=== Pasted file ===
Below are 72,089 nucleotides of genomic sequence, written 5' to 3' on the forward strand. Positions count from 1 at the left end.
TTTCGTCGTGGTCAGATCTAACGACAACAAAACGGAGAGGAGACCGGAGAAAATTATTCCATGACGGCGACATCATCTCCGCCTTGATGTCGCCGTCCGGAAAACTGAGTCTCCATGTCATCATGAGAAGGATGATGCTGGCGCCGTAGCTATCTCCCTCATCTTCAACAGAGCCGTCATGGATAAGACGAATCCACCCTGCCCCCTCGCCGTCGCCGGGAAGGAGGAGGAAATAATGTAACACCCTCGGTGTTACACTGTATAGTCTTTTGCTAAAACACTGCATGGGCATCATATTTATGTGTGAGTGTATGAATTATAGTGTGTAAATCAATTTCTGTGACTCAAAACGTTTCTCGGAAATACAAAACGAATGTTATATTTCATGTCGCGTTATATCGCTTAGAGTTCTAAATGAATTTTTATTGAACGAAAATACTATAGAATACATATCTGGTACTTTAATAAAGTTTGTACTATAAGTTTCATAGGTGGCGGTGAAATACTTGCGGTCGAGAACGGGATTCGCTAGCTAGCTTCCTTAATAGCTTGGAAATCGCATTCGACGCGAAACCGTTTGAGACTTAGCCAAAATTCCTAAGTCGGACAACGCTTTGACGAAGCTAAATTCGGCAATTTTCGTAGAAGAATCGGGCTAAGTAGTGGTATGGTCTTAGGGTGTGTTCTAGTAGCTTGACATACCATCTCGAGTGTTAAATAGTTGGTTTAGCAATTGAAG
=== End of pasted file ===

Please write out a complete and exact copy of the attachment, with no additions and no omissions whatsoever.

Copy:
Below are 72,089 nucleotides of genomic sequence, written 5' to 3' on the forward strand. Positions count from 1 at the left end.
TTTCGTCGTGGTCAGATCTAACGACAACAAAACGGAGAGGAGACCGGAGAAAATTATTCCATGACGGCGACATCATCTCCGCCTTGATGTCGCCGTCCGGAAAACTGAGTCTCCATGTCATCATGAGAAGGATGATGCTGGCGCCGTAGCTATCTCCCTCATCTTCAACAGAGCCGTCATGGATAAGACGAATCCACCCTGCCCCCTCGCCGTCGCCGGGAAGGAGGAGGAAATAATGTAACACCCTCGGTGTTACACTGTATAGTCTTTTGCTAAAACACTGCATGGGCATCATATTTATGTGTGAGTGTATGAATTATAGTGTGTAAATCAATTTCTGTGACTCAAAACGTTTCTCGGAAATACAAAACGAATGTTATATTTCATGTCGCGTTATATCGCTTAGAGTTCTAAATGAATTTTTATTGAACGAAAATACTATAGAATACATATCTGGTACTTTAATAAAGTTTGTACTATAAGTTTCATAGGTGGCGGTGAAATACTTGCGGTCGAGAACGGGATTCGCTAGCTAGCTTCCTTAATAGCTTGGAAATCGCATTCGACGCGAAACCGTTTGAGACTTAGCCAAAATTCCTAAGTCGGACAACGCTTTGACGAAGCTAAATTCGGCAATTTTCGTAGAAGAATCGGGCTAAGTAGTGGTATGGTCTTAGGGTGTGTTCTAGTAGCTTGACATACCATCTCGAGTGTTAAATAGTTGGTTTAGCAATTGAAG